The name of percussionist David Van Tieghem won’t be familiar to most people, but if you’ve ever heard Eno & Byrne’s My Life In The Bush Of Ghosts, Speaking In Tongues by Talking Heads, any of Laurie Anderson’s early albums or Steve Reich’s Music For 18 Musicians then you’ve heard some of Van Tieghem’s session work.
For Ear to the Ground, a four-minute video piece by John Sanborn & Kit Fitzgerald, Van Tieghem leaves the recording studio to play the city streets of New York: pavements, fences, doorways, etc. This may be a typical product of the NYC art crowd of the late 1970s but it also seems prescient for the way it predicts the urban percussion/performance that would flourish a couple of years later in Europe, a micro-genre exemplified by Einstürzende Neubauten, 23 Skidoo, Test Department, the Bow Gamelan Ensemble and others. Watch Ear to the Ground at Ubuweb.
Igor Wakhévitch and feathered friend.
Continuing the Francophile theme, I felt that now was a good time to plumb the mysteries of the enigmatic Igor Wakhévitch. Who? Well… In 20th century music there’s strange and there’s weird and then there’s off-the-wall unclassifiable which is the place where we have to file Igor’s compositions. After half a lifetime spent trawling record shops for unusual music these albums had somehow managed to remain off the radar until a CD reissue set, Donc…, appeared courtesy of Fractal Records and a friend with similarly outré tastes (hi Gav!). The obscurity of these remarkable recordings can’t solely be due to Monsieur Wakhévitch being French; Richard Pinhas, Bernard Szajner and (of course) Magma, have been given enough attention over the years.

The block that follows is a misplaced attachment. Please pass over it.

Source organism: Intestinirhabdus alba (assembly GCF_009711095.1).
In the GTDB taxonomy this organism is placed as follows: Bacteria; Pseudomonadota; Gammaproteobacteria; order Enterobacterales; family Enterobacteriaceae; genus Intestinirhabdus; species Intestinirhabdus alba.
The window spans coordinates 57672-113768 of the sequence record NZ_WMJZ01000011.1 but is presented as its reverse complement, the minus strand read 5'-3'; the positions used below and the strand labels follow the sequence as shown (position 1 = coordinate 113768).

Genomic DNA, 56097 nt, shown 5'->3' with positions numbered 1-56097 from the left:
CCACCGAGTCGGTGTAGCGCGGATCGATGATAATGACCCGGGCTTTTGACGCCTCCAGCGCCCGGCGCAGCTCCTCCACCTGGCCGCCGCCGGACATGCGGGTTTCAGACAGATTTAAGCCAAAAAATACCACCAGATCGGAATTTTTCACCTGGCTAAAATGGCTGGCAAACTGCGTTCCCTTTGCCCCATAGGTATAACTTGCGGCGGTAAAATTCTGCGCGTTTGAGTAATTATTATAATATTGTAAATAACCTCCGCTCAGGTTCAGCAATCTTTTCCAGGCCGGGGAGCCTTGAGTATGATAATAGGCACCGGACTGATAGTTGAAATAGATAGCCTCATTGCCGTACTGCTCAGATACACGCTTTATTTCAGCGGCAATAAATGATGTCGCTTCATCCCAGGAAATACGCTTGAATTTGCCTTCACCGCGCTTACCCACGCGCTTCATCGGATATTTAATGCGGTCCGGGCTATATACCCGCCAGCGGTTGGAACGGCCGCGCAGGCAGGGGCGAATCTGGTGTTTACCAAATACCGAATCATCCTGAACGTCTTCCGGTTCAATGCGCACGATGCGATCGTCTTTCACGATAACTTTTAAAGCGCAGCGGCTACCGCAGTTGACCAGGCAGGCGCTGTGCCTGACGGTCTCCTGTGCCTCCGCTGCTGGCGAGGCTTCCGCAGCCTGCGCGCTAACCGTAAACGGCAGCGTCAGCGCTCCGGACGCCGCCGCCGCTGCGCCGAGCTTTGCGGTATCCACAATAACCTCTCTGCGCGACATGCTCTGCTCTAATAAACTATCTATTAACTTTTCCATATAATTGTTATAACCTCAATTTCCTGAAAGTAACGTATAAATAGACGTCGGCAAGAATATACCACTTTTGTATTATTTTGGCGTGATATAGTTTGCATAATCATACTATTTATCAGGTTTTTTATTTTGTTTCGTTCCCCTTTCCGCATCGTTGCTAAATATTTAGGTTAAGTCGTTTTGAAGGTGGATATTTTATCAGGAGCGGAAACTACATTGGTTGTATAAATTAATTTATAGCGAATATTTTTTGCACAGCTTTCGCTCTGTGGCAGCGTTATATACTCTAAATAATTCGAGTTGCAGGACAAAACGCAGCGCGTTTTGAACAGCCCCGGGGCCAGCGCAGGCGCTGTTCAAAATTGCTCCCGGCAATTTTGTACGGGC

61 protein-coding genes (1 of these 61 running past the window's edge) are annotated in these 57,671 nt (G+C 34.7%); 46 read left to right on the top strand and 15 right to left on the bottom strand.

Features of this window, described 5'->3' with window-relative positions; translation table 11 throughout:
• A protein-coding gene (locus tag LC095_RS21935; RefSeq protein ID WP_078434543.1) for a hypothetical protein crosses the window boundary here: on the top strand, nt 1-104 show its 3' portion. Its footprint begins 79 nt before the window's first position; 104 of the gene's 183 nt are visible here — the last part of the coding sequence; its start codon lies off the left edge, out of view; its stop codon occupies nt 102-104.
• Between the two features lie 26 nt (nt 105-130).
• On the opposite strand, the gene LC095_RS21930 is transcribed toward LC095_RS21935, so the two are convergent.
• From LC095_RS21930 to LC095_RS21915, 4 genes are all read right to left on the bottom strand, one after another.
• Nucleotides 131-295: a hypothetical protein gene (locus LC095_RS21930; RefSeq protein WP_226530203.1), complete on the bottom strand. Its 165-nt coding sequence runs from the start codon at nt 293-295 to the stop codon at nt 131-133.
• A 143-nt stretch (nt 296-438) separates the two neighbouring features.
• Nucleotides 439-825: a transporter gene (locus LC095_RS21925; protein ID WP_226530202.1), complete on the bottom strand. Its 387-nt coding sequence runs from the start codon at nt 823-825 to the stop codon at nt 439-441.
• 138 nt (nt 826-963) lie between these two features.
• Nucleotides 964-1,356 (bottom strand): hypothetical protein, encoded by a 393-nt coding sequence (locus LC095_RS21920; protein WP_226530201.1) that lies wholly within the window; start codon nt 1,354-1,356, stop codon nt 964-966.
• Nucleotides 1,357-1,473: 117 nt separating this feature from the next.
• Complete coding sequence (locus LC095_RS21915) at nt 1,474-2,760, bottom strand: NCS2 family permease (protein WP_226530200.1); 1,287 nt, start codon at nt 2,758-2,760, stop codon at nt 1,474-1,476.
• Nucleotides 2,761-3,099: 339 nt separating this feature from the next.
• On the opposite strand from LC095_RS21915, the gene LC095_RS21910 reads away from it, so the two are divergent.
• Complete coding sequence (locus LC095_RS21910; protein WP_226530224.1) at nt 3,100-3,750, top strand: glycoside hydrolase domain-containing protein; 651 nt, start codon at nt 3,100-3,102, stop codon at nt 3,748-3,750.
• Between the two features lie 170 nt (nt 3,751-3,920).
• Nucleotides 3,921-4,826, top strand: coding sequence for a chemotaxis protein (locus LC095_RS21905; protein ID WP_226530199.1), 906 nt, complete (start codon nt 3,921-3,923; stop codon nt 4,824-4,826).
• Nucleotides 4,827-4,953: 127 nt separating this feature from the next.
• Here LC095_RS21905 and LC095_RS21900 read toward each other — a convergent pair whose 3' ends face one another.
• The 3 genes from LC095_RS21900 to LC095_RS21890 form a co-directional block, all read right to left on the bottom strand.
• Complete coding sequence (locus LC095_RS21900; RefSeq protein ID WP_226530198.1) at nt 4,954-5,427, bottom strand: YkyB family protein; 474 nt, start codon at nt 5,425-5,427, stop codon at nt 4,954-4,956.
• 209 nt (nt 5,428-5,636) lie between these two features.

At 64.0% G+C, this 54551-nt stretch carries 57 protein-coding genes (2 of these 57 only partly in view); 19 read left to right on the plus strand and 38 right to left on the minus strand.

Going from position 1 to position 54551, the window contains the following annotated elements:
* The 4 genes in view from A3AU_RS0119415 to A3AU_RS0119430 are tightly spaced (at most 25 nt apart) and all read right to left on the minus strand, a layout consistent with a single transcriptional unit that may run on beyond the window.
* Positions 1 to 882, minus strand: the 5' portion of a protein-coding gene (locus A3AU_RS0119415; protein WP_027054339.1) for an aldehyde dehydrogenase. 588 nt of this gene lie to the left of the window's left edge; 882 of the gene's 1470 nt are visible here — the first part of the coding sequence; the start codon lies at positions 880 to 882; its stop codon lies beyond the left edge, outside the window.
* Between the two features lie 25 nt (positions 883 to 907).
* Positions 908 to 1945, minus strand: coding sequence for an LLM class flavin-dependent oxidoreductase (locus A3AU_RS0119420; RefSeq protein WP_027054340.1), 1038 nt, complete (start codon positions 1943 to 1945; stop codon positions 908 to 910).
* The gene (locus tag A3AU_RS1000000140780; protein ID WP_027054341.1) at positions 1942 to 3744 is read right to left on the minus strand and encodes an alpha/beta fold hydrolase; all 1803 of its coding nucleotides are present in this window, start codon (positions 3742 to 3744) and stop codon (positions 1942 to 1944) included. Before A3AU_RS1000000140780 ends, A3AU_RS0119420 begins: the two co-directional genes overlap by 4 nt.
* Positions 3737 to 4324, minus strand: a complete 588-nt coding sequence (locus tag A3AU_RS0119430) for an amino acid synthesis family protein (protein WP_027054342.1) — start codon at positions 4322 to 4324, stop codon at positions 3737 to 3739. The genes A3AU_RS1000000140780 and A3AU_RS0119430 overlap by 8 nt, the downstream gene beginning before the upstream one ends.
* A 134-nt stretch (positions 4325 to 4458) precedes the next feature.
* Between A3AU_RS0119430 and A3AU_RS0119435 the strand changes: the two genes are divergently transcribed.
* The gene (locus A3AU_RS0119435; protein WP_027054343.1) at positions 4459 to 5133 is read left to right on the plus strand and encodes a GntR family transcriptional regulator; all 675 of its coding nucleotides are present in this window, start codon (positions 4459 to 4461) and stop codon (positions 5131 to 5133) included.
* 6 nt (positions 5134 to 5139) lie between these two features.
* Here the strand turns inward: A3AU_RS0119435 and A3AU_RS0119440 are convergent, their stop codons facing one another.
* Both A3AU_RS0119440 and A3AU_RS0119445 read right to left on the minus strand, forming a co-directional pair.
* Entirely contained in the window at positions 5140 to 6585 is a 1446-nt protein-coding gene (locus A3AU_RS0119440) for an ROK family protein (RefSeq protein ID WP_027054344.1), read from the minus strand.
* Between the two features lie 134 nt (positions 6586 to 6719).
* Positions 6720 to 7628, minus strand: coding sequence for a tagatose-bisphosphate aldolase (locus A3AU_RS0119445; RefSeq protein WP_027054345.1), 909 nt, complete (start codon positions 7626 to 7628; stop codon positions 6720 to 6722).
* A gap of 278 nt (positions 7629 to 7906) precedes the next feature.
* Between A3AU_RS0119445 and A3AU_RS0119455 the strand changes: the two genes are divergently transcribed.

So what does this stuff sound like? Thankfully the redoubtable Alan Freeman tackled the problem of describing the albums in Audion (reproduced below), a task I would have found rather daunting. Docteur Faust is probably my favourite, a crazily eclectic and doomy album which lurches from rock freakout to contemporary orchestral/choral to electro-acoustics and back again. Imagine the witch cult from Rosemary’s Baby jamming with Alpha Centauri-era Tangerine Dream while Peter Maxwell Davies and Amon Düül 2 slug it out in the background. The clincher is a great cover by French comic artist Philippe Druillet.
One other notable album that the Donc… collection omits is the 1974 recording of Salvador Dalí’s opera, Être Dieu. Dalí wrote the libretto in 1927 with Federico Garcia Lorca but the piece wasn’t recorded until Wakhévitch provided a score. The result is pretty much the same as Wakhévitch’s other work, with the added bonus of the Surrealist master declaiming and frequently shrieking over the music.
For more information about Donc… and Igor Wakhévitch see the Fractal Records review page.
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